UCLA town hall meeting to focus on global and local AIDS policies

UCLA Health article
The UCLA Program in Global Health, in conjunction with the AIDS Project Los Angeles and Physicians for Human Rights, presents "Politics and Realities of Global and Local AIDS," a town hall meeting exploring policies for addressing the AIDS crisis locally and around the world.
Participants will include:
  • U.S. Rep. Howard Berman (D-Calif.), chairman of the House Foreign Affairs Committee
  • Dr. Eloida Tumwesigye, member of the Ugandan parliament and chair of Uganda's Committee on HIV/AIDS and Related Matters
  • Gail Wyatt, associate director of the UCLA AIDS Institute and professor of psychiatry and biobehavioral sciences at the Semel Institute for Neuroscience and Human Behavior at UCLA
  • Dr. Thomas Coates, associate director of the UCLA AIDS Institute and director of the UCLA Program in Global Health
  • Craig E. Thompson, executive director of AIDS Project Los Angeles
Noon–1:30 p.m., Thursday, Oct. 23
Tamkin Auditorium (B130) at the Ronald Reagan UCLA Medical Center (757 Westwood Plaza, UCLA campus)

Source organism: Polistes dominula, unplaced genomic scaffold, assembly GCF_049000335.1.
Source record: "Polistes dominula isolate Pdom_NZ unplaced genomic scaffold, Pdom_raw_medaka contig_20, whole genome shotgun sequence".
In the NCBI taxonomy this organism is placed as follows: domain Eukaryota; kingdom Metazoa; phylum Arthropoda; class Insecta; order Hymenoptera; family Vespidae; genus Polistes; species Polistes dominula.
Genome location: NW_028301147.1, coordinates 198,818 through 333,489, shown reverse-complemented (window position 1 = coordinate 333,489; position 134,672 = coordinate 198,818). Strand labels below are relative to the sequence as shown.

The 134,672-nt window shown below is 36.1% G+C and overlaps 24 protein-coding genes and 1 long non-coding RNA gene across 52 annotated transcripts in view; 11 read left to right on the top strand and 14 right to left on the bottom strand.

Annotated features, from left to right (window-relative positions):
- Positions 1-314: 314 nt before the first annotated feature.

HIV/AIDS cuts across national, gender and racial boundaries. The crisis is particularly acute in Africa, where women now account for nearly 75 percent of HIV-positive Africans between the ages of 15 to 25. In the U.S., African American and Hispanic women — who make up 26 percent of the female population between the ages of 13 and 24 — account for 79 percent of reported HIV infections in women age 13 to 19 and 75 percent in women age 20 to 24. The Centers for Disease Control recently raised its estimate of new HIV infections in 2006 from 40,000 to 56,300, with cases among gay men and communities of color skyrocketing. African Americans now account for more new HIV infections, ongoing HIV infections, AIDS cases and HIV-related deaths than any other racial or ethnic group in the U.S. Hispanics, who represent 14 percent of the U.S. population, account for 22 percent of new HIV and AIDS diagnoses. And while the President's Emergency Plan for AIDS Relief was recently reauthorized for $48 billion over five years, it is unclear whether the plan will be fully funded and implemented. The town hall meeting will address these and other issues — and what to do about them.
Enrique Rivero, UCLA Health Sciences Media Relations, [email protected], 310-794-2273
Kate Krauss, Physicians for Human Rights, [email protected], 215-939-7852
Justin Burke, AIDS Project Los Angeles, [email protected], 213-201-1525
Call Enrique Rivero at UCLA to arrange parking.
Media Contact:
Enrique Rivero
(310) 794-2273
[email protected]

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Media Contact

Enrique Rivero
(310) 794-2273
[email protected]